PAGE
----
Monday, 30th October 2017

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Spread the word with caution

Opacity on the part of the government would add to the sense of unease about the pandemic

  • Published 7.04.20, 1:35 AM
  • Updated 7.04.20, 1:35 AM
  • 2 mins read
Muslim pilgrims walk towards a bus that will take them to a quarantine facility, amid concerns over the spread of the new coronavirus, at the Nizamuddin area of New Delhi, India, Tuesday, March 31, 2020. (AP Photo/Manish Swarup)

Information — not just data — is the new oil of the modern age. But it needs to be mined and shared with caution. This caveat has been reinforced by the Supreme Court’s timely directive to the Centre to set up a portal within a specific period of time for the dissemination of real-time information about the coronavirus outbreak in the country. Misinformation, India’s highest court has rightly observed, can lead to mass panic which, in turn, could have a debilitating effect on public life in the time of a pandemic. The court’s concern is not unwarranted. A woman had been arrested in Calcutta for disseminating false information concerning the crisis. Several people have also been arrested in Gujarat for a different kind of misdemeanour: they called for a social and economic boycott of the minority community on social media in the light of the controversy over the alleged role of the Tablighi Jamaat in spreading the infection.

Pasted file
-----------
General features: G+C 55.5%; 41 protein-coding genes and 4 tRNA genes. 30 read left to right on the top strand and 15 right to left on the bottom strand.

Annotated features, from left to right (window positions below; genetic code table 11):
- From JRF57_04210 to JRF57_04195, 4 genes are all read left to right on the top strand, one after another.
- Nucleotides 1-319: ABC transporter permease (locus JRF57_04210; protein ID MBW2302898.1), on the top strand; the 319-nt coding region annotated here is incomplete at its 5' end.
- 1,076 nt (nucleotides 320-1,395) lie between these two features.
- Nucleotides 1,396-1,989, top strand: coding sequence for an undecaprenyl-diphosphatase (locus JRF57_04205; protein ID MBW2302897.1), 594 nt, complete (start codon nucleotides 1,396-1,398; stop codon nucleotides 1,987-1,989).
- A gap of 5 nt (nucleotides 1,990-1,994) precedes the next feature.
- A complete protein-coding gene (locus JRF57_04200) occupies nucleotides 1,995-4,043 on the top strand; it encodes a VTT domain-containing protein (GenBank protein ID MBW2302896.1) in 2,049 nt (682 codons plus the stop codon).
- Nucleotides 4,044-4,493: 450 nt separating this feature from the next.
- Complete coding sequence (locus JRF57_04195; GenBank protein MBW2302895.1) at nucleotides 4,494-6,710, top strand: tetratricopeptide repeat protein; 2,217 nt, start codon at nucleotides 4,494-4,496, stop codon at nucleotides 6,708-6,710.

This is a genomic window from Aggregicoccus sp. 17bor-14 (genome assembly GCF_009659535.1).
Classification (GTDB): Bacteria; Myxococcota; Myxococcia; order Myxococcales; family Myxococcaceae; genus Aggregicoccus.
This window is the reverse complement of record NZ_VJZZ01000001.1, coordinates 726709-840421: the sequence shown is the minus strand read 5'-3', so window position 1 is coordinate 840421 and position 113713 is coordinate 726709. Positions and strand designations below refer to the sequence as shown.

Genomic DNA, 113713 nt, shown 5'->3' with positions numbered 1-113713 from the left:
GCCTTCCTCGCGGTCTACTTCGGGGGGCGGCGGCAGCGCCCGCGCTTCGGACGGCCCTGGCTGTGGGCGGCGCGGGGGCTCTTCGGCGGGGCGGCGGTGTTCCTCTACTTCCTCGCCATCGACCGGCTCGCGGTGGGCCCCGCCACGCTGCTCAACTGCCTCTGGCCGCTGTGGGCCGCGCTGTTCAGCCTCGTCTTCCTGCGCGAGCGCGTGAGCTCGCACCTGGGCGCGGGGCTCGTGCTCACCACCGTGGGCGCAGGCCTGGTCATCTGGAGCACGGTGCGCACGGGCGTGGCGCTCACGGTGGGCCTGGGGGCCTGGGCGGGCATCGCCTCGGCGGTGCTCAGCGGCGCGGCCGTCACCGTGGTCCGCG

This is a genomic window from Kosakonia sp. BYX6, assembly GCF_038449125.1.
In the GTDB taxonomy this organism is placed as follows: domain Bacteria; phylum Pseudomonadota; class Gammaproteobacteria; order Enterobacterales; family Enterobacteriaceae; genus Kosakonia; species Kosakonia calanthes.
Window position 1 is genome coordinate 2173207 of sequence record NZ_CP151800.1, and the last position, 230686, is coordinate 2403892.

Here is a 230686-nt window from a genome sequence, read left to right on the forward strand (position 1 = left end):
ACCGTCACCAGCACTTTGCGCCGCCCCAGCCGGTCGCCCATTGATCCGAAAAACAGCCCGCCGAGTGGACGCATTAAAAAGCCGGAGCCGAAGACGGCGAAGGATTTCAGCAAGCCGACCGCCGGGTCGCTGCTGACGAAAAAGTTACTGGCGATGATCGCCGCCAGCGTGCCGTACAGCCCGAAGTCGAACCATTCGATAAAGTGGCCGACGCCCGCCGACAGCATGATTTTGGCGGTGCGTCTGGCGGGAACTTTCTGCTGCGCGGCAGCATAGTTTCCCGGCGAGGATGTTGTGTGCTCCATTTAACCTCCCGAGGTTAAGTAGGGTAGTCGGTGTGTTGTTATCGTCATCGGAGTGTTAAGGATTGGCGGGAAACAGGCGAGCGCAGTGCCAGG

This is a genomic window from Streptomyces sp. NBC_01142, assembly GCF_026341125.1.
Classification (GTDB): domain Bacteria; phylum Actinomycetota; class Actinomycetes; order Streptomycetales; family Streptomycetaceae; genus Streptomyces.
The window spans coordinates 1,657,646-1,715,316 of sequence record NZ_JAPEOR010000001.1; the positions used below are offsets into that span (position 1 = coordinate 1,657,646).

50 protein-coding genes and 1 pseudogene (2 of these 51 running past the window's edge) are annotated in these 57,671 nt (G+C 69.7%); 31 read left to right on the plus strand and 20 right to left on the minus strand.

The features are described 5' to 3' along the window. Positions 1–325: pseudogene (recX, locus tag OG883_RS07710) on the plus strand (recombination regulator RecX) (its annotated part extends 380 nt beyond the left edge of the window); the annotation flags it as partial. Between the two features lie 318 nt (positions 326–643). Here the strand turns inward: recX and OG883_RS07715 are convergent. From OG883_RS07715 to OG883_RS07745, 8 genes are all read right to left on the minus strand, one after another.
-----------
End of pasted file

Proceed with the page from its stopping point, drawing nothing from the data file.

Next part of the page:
The Supreme Court has also directed the media to publish the ‘official’ version of developments related to the coronavirus. The court has insisted on the need for transparent and timely information without imposing limitations on discussions on the issue. Significantly, the Editors’ Guild of India has expressed its dissatisfaction — not with the court but — with the Centre on the matter, questioning the government’s attempt to malign the media for creating panic, especially among the vast constituency of migrant labourers, many of whom were forced to undertake long, arduous journeys after the lockdown. There are reasons to suspect that the court’s order may not be complied with by the powers that be in the right spirit. Attempts have been made to restrict access to the health ministry’s briefings; health experts have expressed concern that officials are refusing to share critical information on the nature of the spread of the pandemic as well as the state of preparedness of India’s creaky healthcare infrastructure — are ventilators and other critical care equipment available in adequate numbers? — for what appears to be an unequal battle. Any reluctance to share information on the part of the government would not only add to the sense of unease but also make it difficult for independent monitoring agencies, including the media, to get a sense of the situation on the ground. Such opacity is exactly what the court has sought to neutralize.